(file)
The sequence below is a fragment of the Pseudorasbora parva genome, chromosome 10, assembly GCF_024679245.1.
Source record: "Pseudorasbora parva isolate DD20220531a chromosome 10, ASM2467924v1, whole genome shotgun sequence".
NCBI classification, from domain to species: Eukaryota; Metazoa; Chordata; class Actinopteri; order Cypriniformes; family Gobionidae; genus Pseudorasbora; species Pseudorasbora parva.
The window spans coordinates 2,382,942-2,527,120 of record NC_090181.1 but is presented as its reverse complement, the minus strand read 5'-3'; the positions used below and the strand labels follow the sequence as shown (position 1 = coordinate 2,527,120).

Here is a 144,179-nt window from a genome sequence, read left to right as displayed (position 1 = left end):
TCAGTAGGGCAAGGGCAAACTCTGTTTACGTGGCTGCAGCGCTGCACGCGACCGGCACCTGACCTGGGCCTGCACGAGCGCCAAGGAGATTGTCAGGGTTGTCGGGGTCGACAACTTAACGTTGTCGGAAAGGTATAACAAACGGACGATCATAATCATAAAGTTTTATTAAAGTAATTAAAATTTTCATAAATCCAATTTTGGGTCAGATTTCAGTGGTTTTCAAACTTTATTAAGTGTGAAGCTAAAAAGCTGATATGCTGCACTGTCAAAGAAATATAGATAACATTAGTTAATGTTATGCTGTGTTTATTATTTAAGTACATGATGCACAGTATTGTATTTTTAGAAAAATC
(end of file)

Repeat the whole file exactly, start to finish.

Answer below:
The sequence below is a fragment of the Pseudorasbora parva genome, chromosome 10, assembly GCF_024679245.1.
Source record: "Pseudorasbora parva isolate DD20220531a chromosome 10, ASM2467924v1, whole genome shotgun sequence".
NCBI classification, from domain to species: Eukaryota; Metazoa; Chordata; class Actinopteri; order Cypriniformes; family Gobionidae; genus Pseudorasbora; species Pseudorasbora parva.
The window spans coordinates 2,382,942-2,527,120 of record NC_090181.1 but is presented as its reverse complement, the minus strand read 5'-3'; the positions used below and the strand labels follow the sequence as shown (position 1 = coordinate 2,527,120).

Here is a 144,179-nt window from a genome sequence, read left to right as displayed (position 1 = left end):
TCAGTAGGGCAAGGGCAAACTCTGTTTACGTGGCTGCAGCGCTGCACGCGACCGGCACCTGACCTGGGCCTGCACGAGCGCCAAGGAGATTGTCAGGGTTGTCGGGGTCGACAACTTAACGTTGTCGGAAAGGTATAACAAACGGACGATCATAATCATAAAGTTTTATTAAAGTAATTAAAATTTTCATAAATCCAATTTTGGGTCAGATTTCAGTGGTTTTCAAACTTTATTAAGTGTGAAGCTAAAAAGCTGATATGCTGCACTGTCAAAGAAATATAGATAACATTAGTTAATGTTATGCTGTGTTTATTATTTAAGTACATGATGCACAGTATTGTATTTTTAGAAAAATC